Who is/are the writer/s you like the best to work with or for?
Thomas Ligotti, because he lives in a universe of distortion that is identical to my own distorted universe. For this same reason I would enjoy creating artwork for anything written by China Miéville. My life's work is to create beautiful images of architectural distortion, spatial distortion, emotional distortion, and spiritual distortion.
In your Colloquy with Mr. Thomas Ligotti you have spoken widely about grotesque, why do you think people can be so fascinated by the grotesque aspects of life? And which are, to your opinion, the main differences between grotesque and absurd?
People have an imperfectly understood relationship to the Grotesque. But it is, after all, part of the human experience. I believe that the Grotesque refers to anxiety and anguish--it is a lyrical response to emotional discomfort. Absurdity, in its purest most abstract state, is philosphical and intellectual.
You seem to be a man of a deep, humanistic, European culture: where does this evident influence come from?
Because of a lifetime of emotional suffering I am désabusé. Disabused. Europeans invented this concept because the World Wars destroyed their homes and their certainties. Most Americans live in a cocoon of certainties known as The American Dream.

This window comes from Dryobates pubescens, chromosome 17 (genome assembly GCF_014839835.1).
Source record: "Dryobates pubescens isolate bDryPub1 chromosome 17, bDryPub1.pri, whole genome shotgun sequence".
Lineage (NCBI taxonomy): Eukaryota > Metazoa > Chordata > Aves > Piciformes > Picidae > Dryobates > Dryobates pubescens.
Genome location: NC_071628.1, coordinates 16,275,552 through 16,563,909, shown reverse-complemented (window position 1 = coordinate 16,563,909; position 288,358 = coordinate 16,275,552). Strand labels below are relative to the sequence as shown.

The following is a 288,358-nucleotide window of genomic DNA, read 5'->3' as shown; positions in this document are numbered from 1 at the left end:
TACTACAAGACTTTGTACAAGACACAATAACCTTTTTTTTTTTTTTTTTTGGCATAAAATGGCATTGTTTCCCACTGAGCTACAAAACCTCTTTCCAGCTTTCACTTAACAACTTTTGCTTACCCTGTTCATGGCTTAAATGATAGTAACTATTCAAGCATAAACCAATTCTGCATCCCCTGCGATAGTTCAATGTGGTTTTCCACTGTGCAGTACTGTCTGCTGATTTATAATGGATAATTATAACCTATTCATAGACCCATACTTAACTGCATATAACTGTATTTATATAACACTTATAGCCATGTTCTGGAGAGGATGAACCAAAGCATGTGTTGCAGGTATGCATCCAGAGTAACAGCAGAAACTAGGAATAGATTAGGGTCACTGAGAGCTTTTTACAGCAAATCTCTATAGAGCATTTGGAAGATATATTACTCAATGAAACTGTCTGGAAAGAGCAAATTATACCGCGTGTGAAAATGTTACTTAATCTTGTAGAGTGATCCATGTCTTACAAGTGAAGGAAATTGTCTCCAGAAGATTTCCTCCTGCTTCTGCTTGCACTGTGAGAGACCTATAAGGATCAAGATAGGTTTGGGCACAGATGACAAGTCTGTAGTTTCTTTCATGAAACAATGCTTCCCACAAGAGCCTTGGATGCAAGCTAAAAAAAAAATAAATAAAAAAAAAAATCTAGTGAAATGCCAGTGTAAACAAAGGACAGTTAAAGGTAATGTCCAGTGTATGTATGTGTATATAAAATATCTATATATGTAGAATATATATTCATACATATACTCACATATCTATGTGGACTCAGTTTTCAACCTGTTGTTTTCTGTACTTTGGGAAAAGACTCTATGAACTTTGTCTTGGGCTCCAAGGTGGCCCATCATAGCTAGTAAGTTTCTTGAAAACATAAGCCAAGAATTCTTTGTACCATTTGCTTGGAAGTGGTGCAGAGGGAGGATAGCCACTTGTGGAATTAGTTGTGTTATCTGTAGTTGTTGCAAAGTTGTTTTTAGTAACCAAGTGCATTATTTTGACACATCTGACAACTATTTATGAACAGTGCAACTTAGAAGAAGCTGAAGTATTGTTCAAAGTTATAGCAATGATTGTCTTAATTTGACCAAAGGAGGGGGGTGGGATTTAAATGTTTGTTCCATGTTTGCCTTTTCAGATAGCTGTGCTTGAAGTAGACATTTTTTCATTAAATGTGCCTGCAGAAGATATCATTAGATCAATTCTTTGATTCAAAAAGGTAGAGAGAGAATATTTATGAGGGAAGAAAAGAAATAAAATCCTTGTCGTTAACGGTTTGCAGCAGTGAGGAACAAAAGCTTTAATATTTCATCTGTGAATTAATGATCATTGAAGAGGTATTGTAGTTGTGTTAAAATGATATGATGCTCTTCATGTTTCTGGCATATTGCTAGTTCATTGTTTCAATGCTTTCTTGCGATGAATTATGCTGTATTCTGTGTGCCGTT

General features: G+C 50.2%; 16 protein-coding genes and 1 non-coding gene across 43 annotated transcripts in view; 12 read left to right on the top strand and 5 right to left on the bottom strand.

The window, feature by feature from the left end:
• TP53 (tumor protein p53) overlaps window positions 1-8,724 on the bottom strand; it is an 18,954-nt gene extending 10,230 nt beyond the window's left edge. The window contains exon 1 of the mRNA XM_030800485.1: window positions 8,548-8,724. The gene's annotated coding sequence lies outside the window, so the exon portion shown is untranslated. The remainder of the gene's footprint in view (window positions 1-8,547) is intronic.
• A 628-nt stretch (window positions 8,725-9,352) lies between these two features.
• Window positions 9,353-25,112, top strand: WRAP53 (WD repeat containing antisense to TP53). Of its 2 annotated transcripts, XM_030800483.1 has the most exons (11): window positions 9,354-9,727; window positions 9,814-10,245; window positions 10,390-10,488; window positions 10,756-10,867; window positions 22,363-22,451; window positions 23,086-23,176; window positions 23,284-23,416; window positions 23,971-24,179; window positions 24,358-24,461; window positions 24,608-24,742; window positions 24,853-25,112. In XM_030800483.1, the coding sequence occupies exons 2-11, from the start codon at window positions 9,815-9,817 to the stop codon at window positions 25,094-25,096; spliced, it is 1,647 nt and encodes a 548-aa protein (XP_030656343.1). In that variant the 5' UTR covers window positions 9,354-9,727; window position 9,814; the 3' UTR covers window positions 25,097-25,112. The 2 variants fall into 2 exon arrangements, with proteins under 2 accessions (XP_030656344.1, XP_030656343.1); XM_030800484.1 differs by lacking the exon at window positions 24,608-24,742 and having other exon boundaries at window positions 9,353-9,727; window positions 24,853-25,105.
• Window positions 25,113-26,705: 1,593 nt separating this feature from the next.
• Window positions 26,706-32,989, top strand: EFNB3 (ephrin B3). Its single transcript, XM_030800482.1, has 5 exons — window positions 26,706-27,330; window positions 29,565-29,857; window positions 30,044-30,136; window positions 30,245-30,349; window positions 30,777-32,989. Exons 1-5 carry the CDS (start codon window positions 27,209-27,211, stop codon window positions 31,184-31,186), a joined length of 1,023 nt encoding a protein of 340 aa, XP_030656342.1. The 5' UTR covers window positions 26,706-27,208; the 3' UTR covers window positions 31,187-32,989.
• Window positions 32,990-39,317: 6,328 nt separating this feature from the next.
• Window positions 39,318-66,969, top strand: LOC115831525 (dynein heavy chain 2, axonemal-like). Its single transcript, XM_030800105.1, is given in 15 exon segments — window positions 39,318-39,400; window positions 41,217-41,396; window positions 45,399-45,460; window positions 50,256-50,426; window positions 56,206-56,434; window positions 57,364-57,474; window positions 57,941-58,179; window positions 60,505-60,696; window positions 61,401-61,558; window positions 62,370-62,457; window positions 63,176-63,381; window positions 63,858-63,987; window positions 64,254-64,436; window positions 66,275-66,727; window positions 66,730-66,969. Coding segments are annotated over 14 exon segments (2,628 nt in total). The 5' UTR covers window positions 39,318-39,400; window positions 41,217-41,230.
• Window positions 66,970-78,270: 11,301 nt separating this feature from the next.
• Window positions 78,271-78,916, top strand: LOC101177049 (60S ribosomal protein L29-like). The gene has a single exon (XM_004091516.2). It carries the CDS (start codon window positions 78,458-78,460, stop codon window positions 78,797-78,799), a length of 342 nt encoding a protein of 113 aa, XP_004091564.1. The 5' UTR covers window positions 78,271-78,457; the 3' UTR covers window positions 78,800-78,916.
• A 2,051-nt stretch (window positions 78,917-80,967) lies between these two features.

Do you think there are fantasy or horror movies which have felt the influence of grotesque art more than others? If yes, could you tell me the titles?
I can comment on movies that are intentionally "grotesque": Fellini, who was also a cartoonist, populated his movies with grotesque characters. Perhaps "Casanova" was his masterpiece of the Grotesque. Certainly, the "Never Bet The Devil Your Head" portion of his film "Spirits of the Dead" is supremely grotesque. Mario Bava, another great Italian director, filled his movies with grotesque characters and incidents (e.g., "Black Sabbath; "Black Sunday"; "Planet of the Vampires", etc.). "Suspiria" by Dario Argento is a wonderful movie enriched with grotesque architectural details. If there is a Japanese Butoh movie I would like to see it.
I know this is a question you have probably answered to a thousand times, but have you got any advice for young people who would like to work in such a difficult field as yours?
It is important to discover the master artists of this tradition . . . the morbid brethren obsessed with the horrific and the hallucinatory: Sidney Sime, Lee Brown Coye, Frank Utpatel, Harry Clarke, Fuseli, Bruegel, Bosch, Teniers, Monsú Desiderio, Samuel Palmer, Rodolphe Bresdin, Atkinson Grimshaw, Alfred Rethel, Charles Meryon, Alfred Pinkham Ryder, and many others.
Whose are your main projects for the future?
My plans include a new series of Hell Stamps, which are limited-edition prints. But more than anything else I want to create one very detailed painting, an involvement that requires my full attention for an entire year, to the exclusion of all other projects.